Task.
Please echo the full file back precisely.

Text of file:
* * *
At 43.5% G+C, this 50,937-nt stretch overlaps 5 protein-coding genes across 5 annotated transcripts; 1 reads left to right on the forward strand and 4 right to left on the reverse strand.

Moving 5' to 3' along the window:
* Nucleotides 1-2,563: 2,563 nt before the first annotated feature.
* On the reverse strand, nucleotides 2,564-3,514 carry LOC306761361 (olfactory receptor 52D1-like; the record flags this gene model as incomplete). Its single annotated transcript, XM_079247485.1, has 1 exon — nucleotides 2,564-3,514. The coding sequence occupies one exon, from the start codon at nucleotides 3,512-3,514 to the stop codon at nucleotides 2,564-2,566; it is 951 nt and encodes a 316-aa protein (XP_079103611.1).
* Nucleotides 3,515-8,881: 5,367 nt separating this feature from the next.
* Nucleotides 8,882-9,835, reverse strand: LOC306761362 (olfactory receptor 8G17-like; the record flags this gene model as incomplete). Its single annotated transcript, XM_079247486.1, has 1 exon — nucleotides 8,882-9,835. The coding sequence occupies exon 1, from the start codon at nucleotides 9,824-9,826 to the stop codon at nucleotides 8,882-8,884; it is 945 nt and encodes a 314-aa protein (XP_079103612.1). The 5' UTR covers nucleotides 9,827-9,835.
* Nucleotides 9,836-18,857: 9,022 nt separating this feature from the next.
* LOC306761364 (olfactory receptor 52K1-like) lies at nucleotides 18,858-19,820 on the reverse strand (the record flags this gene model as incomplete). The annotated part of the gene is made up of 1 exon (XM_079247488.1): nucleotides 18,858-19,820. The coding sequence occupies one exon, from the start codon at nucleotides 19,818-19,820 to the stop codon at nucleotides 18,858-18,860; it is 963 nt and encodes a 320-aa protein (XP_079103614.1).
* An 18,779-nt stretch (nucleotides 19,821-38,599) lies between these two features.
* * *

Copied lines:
At 43.5% G+C, this 50,937-nt stretch overlaps 5 protein-coding genes across 5 annotated transcripts; 1 reads left to right on the forward strand and 4 right to left on the reverse strand.

Moving 5' to 3' along the window:
* Nucleotides 1-2,563: 2,563 nt before the first annotated feature.
* On the reverse strand, nucleotides 2,564-3,514 carry LOC306761361 (olfactory receptor 52D1-like; the record flags this gene model as incomplete). Its single annotated transcript, XM_079247485.1, has 1 exon — nucleotides 2,564-3,514. The coding sequence occupies one exon, from the start codon at nucleotides 3,512-3,514 to the stop codon at nucleotides 2,564-2,566; it is 951 nt and encodes a 316-aa protein (XP_079103611.1).
* Nucleotides 3,515-8,881: 5,367 nt separating this feature from the next.
* Nucleotides 8,882-9,835, reverse strand: LOC306761362 (olfactory receptor 8G17-like; the record flags this gene model as incomplete). Its single annotated transcript, XM_079247486.1, has 1 exon — nucleotides 8,882-9,835. The coding sequence occupies exon 1, from the start codon at nucleotides 9,824-9,826 to the stop codon at nucleotides 8,882-8,884; it is 945 nt and encodes a 314-aa protein (XP_079103612.1). The 5' UTR covers nucleotides 9,827-9,835.
* Nucleotides 9,836-18,857: 9,022 nt separating this feature from the next.
* LOC306761364 (olfactory receptor 52K1-like) lies at nucleotides 18,858-19,820 on the reverse strand (the record flags this gene model as incomplete). The annotated part of the gene is made up of 1 exon (XM_079247488.1): nucleotides 18,858-19,820. The coding sequence occupies one exon, from the start codon at nucleotides 19,818-19,820 to the stop codon at nucleotides 18,858-18,860; it is 963 nt and encodes a 320-aa protein (XP_079103614.1).
* An 18,779-nt stretch (nucleotides 19,821-38,599) lies between these two features.